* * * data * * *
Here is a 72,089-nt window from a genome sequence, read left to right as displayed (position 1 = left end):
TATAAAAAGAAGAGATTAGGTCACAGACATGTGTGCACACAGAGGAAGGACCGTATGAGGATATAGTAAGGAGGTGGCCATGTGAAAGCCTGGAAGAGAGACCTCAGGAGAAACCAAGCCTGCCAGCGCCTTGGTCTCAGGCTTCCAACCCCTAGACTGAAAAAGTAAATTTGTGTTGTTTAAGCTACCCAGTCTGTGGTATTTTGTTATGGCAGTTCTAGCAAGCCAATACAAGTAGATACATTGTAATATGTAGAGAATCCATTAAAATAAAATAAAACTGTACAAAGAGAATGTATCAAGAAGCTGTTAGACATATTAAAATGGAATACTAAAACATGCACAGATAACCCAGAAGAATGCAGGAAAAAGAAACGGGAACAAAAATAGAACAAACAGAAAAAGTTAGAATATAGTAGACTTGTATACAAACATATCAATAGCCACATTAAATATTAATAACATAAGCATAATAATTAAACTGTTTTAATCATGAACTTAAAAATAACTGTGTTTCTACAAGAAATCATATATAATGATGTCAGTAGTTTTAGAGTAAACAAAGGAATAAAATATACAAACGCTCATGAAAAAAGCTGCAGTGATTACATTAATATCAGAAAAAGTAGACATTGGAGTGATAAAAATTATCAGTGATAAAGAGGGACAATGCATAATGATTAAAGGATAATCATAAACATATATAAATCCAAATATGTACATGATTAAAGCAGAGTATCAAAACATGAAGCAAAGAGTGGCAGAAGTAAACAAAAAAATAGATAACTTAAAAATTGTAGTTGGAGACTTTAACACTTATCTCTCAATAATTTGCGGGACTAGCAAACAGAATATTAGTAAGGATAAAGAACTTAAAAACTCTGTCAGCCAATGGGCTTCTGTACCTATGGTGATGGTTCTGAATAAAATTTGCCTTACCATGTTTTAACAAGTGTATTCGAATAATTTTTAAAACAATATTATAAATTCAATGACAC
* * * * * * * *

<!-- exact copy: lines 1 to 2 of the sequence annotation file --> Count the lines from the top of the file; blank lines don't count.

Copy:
Here is a 72,089-nt window from a genome sequence, read left to right as displayed (position 1 = left end):
TATAAAAAGAAGAGATTAGGTCACAGACATGTGTGCACACAGAGGAAGGACCGTATGAGGATATAGTAAGGAGGTGGCCATGTGAAAGCCTGGAAGAGAGACCTCAGGAGAAACCAAGCCTGCCAGCGCCTTGGTCTCAGGCTTCCAACCCCTAGACTGAAAAAGTAAATTTGTGTTGTTTAAGCTACCCAGTCTGTGGTATTTTGTTATGGCAGTTCTAGCAAGCCAATACAAGTAGATACATTGTAATATGTAGAGAATCCATTAAAATAAAATAAAACTGTACAAAGAGAATGTATCAAGAAGCTGTTAGACATATTAAAATGGAATACTAAAACATGCACAGATAACCCAGAAGAATGCAGGAAAAAGAAACGGGAACAAAAATAGAACAAACAGAAAAAGTTAGAATATAGTAGACTTGTATACAAACATATCAATAGCCACATTAAATATTAATAACATAAGCATAATAATTAAACTGTTTTAATCATGAACTTAAAAATAACTGTGTTTCTACAAGAAATCATATATAATGATGTCAGTAGTTTTAGAGTAAACAAAGGAATAAAATATACAAACGCTCATGAAAAAAGCTGCAGTGATTACATTAATATCAGAAAAAGTAGACATTGGAGTGATAAAAATTATCAGTGATAAAGAGGGACAATGCATAATGATTAAAGGATAATCATAAACATATATAAATCCAAATATGTACATGATTAAAGCAGAGTATCAAAACATGAAGCAAAGAGTGGCAGAAGTAAACAAAAAAATAGATAACTTAAAAATTGTAGTTGGAGACTTTAACACTTATCTCTCAATAATTTGCGGGACTAGCAAACAGAATATTAGTAAGGATAAAGAACTTAAAAACTCTGTCAGCCAATGGGCTTCTGTACCTATGGTGATGGTTCTGAATAAAATTTGCCTTACCATGTTTTAACAAGTGTATTCGAATAATTTTTAAAACAATATTATAAATTCAATGACAC